This is one of those days that my taste buds are on a full scale rebellion against my current state of affairs with regards to the nature of my meals. Somehow I had seamlessly graduated from the typical Lagos Island staple meals to a more gourmet kind of New Yorkish cuisines without any guilt of abandonment to those delicacies that strengthened my bones and made me more hopeful of a better life. Funny how we despise the things that we so cherish when we find something that outclasses them? Those days when I flip magazines that display foreign dishes, my tongue begs for an escape beyond the boundaries of the lips, just for a sneak peak at what the eyes are communicating to the sensory organs, creating a flood of saliva rushing over my wash-red flab.
I had thought to myself that I wasn’t the kind that could be affectionately attached to anything that would create a longing feeling in its absence. I could easily let go, especially in the light of something new and thrilling. I longed to dine in the Olive Gardens and the Chart Houses, while snacking on the revered New York Pizza, and relishing a hot cup of Starbucks Frappuccino; after the weird routine of inhaling the pleasant odor, perhaps to catch a feeling of the contents in their original state. Have I been disappointed thus far? I wouldn’t say so. I have my days when my bowels literally run ahead of me looking for something in the classic food network recommendations, and confessing the Burger Kings and allures of the Big Macs do place a spell which I so effectively dispel. But in all, there remains this inner feeling that I just ate something that just ain’t right.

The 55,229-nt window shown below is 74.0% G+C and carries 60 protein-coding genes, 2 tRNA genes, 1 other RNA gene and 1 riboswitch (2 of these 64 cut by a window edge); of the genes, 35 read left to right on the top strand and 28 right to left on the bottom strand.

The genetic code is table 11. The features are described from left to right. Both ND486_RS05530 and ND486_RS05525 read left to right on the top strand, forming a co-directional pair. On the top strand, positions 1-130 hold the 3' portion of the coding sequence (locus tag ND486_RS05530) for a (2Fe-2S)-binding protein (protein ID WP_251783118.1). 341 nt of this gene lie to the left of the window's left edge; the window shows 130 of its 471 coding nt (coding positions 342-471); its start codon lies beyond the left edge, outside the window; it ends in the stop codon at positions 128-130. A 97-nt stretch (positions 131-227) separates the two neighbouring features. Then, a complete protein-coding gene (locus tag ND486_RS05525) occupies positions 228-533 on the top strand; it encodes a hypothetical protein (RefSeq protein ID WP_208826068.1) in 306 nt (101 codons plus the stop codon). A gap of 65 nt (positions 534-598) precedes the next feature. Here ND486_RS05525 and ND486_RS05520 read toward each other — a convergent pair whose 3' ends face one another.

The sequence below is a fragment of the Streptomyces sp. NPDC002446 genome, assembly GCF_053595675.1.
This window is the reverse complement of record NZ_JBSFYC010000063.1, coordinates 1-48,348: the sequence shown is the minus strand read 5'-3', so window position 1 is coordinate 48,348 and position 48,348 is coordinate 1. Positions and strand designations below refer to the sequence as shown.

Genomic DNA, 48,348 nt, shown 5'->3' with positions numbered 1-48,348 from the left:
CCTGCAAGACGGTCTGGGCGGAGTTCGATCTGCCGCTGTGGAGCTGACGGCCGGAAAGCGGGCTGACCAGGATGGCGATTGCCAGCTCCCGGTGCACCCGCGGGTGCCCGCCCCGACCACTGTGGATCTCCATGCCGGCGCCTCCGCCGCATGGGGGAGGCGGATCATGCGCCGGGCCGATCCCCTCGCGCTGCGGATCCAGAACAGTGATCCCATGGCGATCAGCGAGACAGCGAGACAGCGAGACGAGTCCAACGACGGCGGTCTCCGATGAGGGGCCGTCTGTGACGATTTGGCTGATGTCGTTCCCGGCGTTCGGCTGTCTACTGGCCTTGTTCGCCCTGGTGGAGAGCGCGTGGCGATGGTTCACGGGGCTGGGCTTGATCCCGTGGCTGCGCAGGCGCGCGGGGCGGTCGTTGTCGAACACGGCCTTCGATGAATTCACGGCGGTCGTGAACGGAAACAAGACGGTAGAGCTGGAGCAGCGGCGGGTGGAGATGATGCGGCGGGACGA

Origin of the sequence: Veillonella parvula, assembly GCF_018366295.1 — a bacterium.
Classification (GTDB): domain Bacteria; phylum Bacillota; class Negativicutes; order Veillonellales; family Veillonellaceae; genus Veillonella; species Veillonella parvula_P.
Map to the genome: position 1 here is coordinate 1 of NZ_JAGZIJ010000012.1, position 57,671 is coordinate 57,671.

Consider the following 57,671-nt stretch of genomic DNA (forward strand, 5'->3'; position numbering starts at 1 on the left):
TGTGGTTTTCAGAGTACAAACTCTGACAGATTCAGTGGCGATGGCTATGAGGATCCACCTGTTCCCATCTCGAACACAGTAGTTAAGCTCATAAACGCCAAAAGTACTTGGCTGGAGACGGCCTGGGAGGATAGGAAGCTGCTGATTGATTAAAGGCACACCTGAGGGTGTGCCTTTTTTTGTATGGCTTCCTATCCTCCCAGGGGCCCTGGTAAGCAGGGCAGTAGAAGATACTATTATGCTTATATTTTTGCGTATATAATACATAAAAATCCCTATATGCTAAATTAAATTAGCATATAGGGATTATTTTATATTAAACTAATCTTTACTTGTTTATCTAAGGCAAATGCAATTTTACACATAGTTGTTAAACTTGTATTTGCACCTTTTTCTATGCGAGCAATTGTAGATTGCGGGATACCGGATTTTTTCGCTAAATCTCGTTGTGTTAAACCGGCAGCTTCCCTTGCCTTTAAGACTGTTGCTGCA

Flashback… flashback! I keep smelling things when I walk through the busy streets of the Big Apple. From the open backdoors of the classy diners, where the bourgeois plot their rip offs, and from the moving stands of the Egyptian or Moroccan rice and beef vendors, where the simple converge for a quick fix, comes a combustion of sensual smells that gets you frozen at the T-Junction confused on where to head for lunch. The Indian and Arabian shacks make matters worse as their spices top off a day of dribbling papillary desire and map the food journey homewards. Altogether, I sadly strongly perceive the odour of Ewa Agoyin Agege Bread. From that point, nothing I eat satisfies me until my rebellious internals get satisfied with their abandoned delight.
Oh the days of early Saturday mornings in Lagos Island, when after a duel of Monkey-Post street soccer, usually disrupted by oncoming vehicles, we quickly settle down to a hot bowl of muddy beans blessed with a dangerously blood-coloured burnt stew, and accompanied with a loaf of bread weighing almost three pounds (Only an Angel knows if the dough actually rises before baking). The Ewa Agoyin is usually hawked by brightly dressed plump women from Benin Republic, while they recruit a partner who effortlessly balances a tray of Agege bread to complete the perfect picture of a Saturday’s delight. One fresh loaf and five tablespoon slaps of Ewa on a flat plastic plate goes for 70 naira, and you are on your way to restoring the bubbling essence of your youth (whatever that means).